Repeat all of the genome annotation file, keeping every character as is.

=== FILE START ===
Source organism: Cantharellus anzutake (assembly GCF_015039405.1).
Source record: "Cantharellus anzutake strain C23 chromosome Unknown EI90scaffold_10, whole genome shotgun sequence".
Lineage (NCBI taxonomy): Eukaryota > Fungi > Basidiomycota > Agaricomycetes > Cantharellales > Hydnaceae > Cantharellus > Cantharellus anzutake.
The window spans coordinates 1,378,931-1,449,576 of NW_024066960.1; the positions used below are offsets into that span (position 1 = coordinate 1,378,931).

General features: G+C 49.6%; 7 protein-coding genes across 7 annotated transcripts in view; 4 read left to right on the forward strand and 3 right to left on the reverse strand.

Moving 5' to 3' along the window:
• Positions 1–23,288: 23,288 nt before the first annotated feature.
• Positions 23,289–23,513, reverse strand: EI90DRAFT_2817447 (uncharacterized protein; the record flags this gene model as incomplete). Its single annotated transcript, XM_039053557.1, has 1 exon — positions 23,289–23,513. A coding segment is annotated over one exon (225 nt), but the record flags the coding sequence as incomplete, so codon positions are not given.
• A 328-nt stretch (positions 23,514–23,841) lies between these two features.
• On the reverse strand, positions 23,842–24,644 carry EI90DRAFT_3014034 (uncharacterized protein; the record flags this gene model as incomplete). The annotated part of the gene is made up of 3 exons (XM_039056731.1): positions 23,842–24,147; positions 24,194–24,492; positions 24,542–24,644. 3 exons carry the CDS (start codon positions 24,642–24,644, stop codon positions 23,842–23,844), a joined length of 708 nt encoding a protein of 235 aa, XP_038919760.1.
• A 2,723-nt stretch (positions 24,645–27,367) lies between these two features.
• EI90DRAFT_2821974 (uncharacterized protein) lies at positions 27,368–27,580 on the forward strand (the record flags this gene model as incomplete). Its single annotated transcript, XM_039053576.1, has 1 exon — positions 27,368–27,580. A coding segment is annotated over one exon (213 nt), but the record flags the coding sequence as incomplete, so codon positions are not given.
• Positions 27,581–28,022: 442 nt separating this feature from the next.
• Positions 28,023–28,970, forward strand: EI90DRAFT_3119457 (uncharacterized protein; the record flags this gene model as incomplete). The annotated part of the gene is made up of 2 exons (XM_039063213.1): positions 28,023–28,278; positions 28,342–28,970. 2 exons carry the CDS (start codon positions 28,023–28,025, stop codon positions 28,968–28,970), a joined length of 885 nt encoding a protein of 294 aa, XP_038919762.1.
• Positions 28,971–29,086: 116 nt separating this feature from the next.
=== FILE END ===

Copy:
Source organism: Cantharellus anzutake (assembly GCF_015039405.1).
Source record: "Cantharellus anzutake strain C23 chromosome Unknown EI90scaffold_10, whole genome shotgun sequence".
Lineage (NCBI taxonomy): Eukaryota > Fungi > Basidiomycota > Agaricomycetes > Cantharellales > Hydnaceae > Cantharellus > Cantharellus anzutake.
The window spans coordinates 1,378,931-1,449,576 of NW_024066960.1; the positions used below are offsets into that span (position 1 = coordinate 1,378,931).

General features: G+C 49.6%; 7 protein-coding genes across 7 annotated transcripts in view; 4 read left to right on the forward strand and 3 right to left on the reverse strand.

Moving 5' to 3' along the window:
• Positions 1–23,288: 23,288 nt before the first annotated feature.
• Positions 23,289–23,513, reverse strand: EI90DRAFT_2817447 (uncharacterized protein; the record flags this gene model as incomplete). Its single annotated transcript, XM_039053557.1, has 1 exon — positions 23,289–23,513. A coding segment is annotated over one exon (225 nt), but the record flags the coding sequence as incomplete, so codon positions are not given.
• A 328-nt stretch (positions 23,514–23,841) lies between these two features.
• On the reverse strand, positions 23,842–24,644 carry EI90DRAFT_3014034 (uncharacterized protein; the record flags this gene model as incomplete). The annotated part of the gene is made up of 3 exons (XM_039056731.1): positions 23,842–24,147; positions 24,194–24,492; positions 24,542–24,644. 3 exons carry the CDS (start codon positions 24,642–24,644, stop codon positions 23,842–23,844), a joined length of 708 nt encoding a protein of 235 aa, XP_038919760.1.
• A 2,723-nt stretch (positions 24,645–27,367) lies between these two features.
• EI90DRAFT_2821974 (uncharacterized protein) lies at positions 27,368–27,580 on the forward strand (the record flags this gene model as incomplete). Its single annotated transcript, XM_039053576.1, has 1 exon — positions 27,368–27,580. A coding segment is annotated over one exon (213 nt), but the record flags the coding sequence as incomplete, so codon positions are not given.
• Positions 27,581–28,022: 442 nt separating this feature from the next.
• Positions 28,023–28,970, forward strand: EI90DRAFT_3119457 (uncharacterized protein; the record flags this gene model as incomplete). The annotated part of the gene is made up of 2 exons (XM_039063213.1): positions 28,023–28,278; positions 28,342–28,970. 2 exons carry the CDS (start codon positions 28,023–28,025, stop codon positions 28,968–28,970), a joined length of 885 nt encoding a protein of 294 aa, XP_038919762.1.
• Positions 28,971–29,086: 116 nt separating this feature from the next.